Iowa State University

Inside Iowa State
May 15, 1998

Bousquet expects another large freshman class

by Diana Pounds

Last fall, Iowa State enrolled 4,006 freshmen, the university's largest freshman class since 1985.

"With 3,542 enrollment deposits on hand as of May 1, the university is on track to exceed its enrollment target," said David Bousquet, assistant vice president for enrollment.

In the coming weeks, faculty and staff will complete the recruitment of the class of 2002, Bousquet said, while turning attention to the class of 2003. More than 80,000 high school juniors in 47 states have received recruitment literature, and record numbers of prospective fall 1999 freshmen are expected to visit this summer, he added.

Bousquet said recent recruiting successes reflect "efforts of unparalleled scope by the entire university community."

"Literally hundreds throughout the campus have helped," he said. "Facilities, planning and management staff helped us make good first impressions on our visitors through high quality work on the grounds and buildings. Academic advisers and faculty generously gave advice to many of the thousands of visitors, while residence staff offered visitors daily tours and complimentary lunches.

"In addition, administrators made recruitment and enrollment a priority, as evidenced by their financial support for scholarships and recruitment initiatives," Bousquet said. "And volunteers -- students, parents and others -- in alumni and admissions groups put in thousands of hours on recruitment activities."

The Ames Community also lent a hand. Mayor Ted Tedesco and his predecessor, Larry Curtis, wrote congratulatory letters to the parents of every freshman applicant offered admission.

Letter to the ISU community:

To the Editor:

I would like to extend a special thanks to all in the university community who have helped the university achieve its enrollment goals this year. A partial list of unsung heroes in this effort would have to include: facilities, planning and management staff, academic advisers and faculty who provided advice to visitors, college-based minority liaison officers and minority student affairs staff, faculty and staff in county extension offices, the university recruitment coordinating committee, the university honors program staff, athletic department, university relations, residence department, student affairs, provost office, institutional research, university marketing, continuing education, career planning and placement, treasurer's office, Memorial Union and the Alumni Association.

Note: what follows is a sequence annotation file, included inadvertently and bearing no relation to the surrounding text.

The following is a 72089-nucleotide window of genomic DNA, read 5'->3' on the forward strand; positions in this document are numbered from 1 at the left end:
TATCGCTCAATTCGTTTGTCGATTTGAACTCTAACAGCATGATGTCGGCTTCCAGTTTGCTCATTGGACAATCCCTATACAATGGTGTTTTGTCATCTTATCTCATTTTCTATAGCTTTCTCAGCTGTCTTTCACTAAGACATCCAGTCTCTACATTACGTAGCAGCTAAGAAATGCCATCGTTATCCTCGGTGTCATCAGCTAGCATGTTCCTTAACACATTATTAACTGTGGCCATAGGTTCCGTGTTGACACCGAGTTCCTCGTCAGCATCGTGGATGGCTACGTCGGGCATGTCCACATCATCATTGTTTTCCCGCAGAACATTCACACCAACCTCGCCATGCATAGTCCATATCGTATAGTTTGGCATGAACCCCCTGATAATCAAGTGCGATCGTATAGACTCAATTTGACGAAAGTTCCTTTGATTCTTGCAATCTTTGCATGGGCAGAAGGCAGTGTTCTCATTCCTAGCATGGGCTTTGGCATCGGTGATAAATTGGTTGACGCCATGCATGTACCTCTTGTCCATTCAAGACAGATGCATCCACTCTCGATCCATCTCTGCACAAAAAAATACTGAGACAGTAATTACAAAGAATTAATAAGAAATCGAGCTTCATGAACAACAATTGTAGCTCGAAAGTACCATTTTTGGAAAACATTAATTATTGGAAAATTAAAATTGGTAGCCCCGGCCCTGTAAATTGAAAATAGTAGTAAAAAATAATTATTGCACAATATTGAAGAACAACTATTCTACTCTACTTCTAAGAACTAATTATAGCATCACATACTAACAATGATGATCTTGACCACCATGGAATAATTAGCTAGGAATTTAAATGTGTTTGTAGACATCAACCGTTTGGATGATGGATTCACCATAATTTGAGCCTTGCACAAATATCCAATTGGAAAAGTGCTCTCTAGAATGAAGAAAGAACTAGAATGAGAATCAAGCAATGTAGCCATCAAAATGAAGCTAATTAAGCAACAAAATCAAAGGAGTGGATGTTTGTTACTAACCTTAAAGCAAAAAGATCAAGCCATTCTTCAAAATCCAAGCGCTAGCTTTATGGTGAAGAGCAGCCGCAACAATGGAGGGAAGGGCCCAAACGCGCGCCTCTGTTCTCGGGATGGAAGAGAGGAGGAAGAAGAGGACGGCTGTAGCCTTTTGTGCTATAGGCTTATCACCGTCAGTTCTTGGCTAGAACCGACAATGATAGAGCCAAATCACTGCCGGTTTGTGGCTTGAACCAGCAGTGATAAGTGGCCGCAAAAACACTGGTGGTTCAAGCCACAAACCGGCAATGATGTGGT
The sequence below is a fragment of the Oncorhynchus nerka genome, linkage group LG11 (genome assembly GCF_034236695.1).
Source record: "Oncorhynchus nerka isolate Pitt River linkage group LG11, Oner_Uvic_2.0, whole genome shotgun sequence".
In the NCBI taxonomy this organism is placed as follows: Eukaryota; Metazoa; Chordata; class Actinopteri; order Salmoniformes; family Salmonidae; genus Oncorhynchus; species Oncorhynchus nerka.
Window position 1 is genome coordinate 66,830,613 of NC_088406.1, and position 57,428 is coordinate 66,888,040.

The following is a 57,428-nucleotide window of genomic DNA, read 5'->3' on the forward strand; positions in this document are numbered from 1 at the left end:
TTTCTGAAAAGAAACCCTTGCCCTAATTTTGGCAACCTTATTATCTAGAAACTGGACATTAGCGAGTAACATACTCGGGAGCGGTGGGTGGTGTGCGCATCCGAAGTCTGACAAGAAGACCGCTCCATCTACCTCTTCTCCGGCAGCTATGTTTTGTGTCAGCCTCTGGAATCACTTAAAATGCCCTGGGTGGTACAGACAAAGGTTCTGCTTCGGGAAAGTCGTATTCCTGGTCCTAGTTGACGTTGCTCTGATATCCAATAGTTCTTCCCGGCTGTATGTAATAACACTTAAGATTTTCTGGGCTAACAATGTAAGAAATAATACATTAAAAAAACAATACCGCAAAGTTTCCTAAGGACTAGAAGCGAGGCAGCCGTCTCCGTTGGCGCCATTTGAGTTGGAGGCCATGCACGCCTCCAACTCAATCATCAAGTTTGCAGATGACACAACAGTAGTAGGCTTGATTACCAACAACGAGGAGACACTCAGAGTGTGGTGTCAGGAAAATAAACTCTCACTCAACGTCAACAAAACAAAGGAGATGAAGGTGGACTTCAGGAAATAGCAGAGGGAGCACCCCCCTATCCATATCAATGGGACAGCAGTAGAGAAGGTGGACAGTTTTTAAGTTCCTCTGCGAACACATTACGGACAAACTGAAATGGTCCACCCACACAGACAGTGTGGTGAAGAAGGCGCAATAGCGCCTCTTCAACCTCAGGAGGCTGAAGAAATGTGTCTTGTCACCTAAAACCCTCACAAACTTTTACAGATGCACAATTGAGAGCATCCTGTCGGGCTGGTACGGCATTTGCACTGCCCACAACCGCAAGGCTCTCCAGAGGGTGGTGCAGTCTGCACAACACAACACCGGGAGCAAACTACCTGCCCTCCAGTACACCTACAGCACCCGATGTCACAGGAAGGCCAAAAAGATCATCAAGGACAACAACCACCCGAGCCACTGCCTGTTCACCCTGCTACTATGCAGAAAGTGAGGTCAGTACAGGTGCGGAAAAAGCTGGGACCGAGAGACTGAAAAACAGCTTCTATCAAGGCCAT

Thanks also go to volunteers in the Student Alumni Associates, Student Admissions representatives, Alumni Admissions Councils and Parents Advisory Board; administrators, central and college-based, who financially supported scholarships and recruitment efforts; and Ames Mayor Ted Tedesco and former Mayor Larry Curtis, for their letters of congratulations to the parents of freshman applicants.

In addition, I am personally indebted to the entire staff of the units within enroll-ment services -- admissions, student financial aid, campus visits and orientation and special recruitment. They have risen to every challenge with zeal.

-- David Bousquet
Assistant vice president for enrollment

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